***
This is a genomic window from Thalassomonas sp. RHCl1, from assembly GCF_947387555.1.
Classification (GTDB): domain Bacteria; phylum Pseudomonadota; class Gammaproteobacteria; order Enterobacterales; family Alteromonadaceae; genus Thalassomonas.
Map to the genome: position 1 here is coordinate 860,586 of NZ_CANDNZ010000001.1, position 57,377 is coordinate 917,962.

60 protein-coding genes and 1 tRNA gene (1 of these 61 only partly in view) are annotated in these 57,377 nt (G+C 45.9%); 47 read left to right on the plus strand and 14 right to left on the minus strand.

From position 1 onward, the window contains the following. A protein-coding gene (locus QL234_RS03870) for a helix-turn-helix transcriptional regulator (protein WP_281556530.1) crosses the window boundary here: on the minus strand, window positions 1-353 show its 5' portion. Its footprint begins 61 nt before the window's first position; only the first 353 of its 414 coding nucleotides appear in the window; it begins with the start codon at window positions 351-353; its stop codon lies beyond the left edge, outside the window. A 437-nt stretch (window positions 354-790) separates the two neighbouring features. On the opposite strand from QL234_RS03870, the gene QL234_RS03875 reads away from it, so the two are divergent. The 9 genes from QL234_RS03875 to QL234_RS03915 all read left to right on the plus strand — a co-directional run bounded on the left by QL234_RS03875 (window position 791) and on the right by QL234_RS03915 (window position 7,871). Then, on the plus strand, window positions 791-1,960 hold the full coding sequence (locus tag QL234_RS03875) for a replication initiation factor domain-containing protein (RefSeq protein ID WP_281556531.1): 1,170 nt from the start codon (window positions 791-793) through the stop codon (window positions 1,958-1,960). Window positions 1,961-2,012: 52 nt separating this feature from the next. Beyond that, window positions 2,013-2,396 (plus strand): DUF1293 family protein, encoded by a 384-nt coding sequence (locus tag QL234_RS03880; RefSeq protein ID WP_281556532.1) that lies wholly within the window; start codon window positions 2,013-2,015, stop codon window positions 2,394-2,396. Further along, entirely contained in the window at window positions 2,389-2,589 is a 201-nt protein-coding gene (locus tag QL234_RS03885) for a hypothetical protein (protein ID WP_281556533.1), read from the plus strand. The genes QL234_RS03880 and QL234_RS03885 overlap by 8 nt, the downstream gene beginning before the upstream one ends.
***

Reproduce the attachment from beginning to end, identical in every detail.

This is a genomic window from Thalassomonas sp. RHCl1, from assembly GCF_947387555.1.
Classification (GTDB): domain Bacteria; phylum Pseudomonadota; class Gammaproteobacteria; order Enterobacterales; family Alteromonadaceae; genus Thalassomonas.
Map to the genome: position 1 here is coordinate 860,586 of NZ_CANDNZ010000001.1, position 57,377 is coordinate 917,962.

60 protein-coding genes and 1 tRNA gene (1 of these 61 only partly in view) are annotated in these 57,377 nt (G+C 45.9%); 47 read left to right on the plus strand and 14 right to left on the minus strand.

From position 1 onward, the window contains the following. A protein-coding gene (locus QL234_RS03870) for a helix-turn-helix transcriptional regulator (protein WP_281556530.1) crosses the window boundary here: on the minus strand, window positions 1-353 show its 5' portion. Its footprint begins 61 nt before the window's first position; only the first 353 of its 414 coding nucleotides appear in the window; it begins with the start codon at window positions 351-353; its stop codon lies beyond the left edge, outside the window. A 437-nt stretch (window positions 354-790) separates the two neighbouring features. On the opposite strand from QL234_RS03870, the gene QL234_RS03875 reads away from it, so the two are divergent. The 9 genes from QL234_RS03875 to QL234_RS03915 all read left to right on the plus strand — a co-directional run bounded on the left by QL234_RS03875 (window position 791) and on the right by QL234_RS03915 (window position 7,871). Then, on the plus strand, window positions 791-1,960 hold the full coding sequence (locus tag QL234_RS03875) for a replication initiation factor domain-containing protein (RefSeq protein ID WP_281556531.1): 1,170 nt from the start codon (window positions 791-793) through the stop codon (window positions 1,958-1,960). Window positions 1,961-2,012: 52 nt separating this feature from the next. Beyond that, window positions 2,013-2,396 (plus strand): DUF1293 family protein, encoded by a 384-nt coding sequence (locus tag QL234_RS03880; RefSeq protein ID WP_281556532.1) that lies wholly within the window; start codon window positions 2,013-2,015, stop codon window positions 2,394-2,396. Further along, entirely contained in the window at window positions 2,389-2,589 is a 201-nt protein-coding gene (locus tag QL234_RS03885) for a hypothetical protein (protein ID WP_281556533.1), read from the plus strand. The genes QL234_RS03880 and QL234_RS03885 overlap by 8 nt, the downstream gene beginning before the upstream one ends.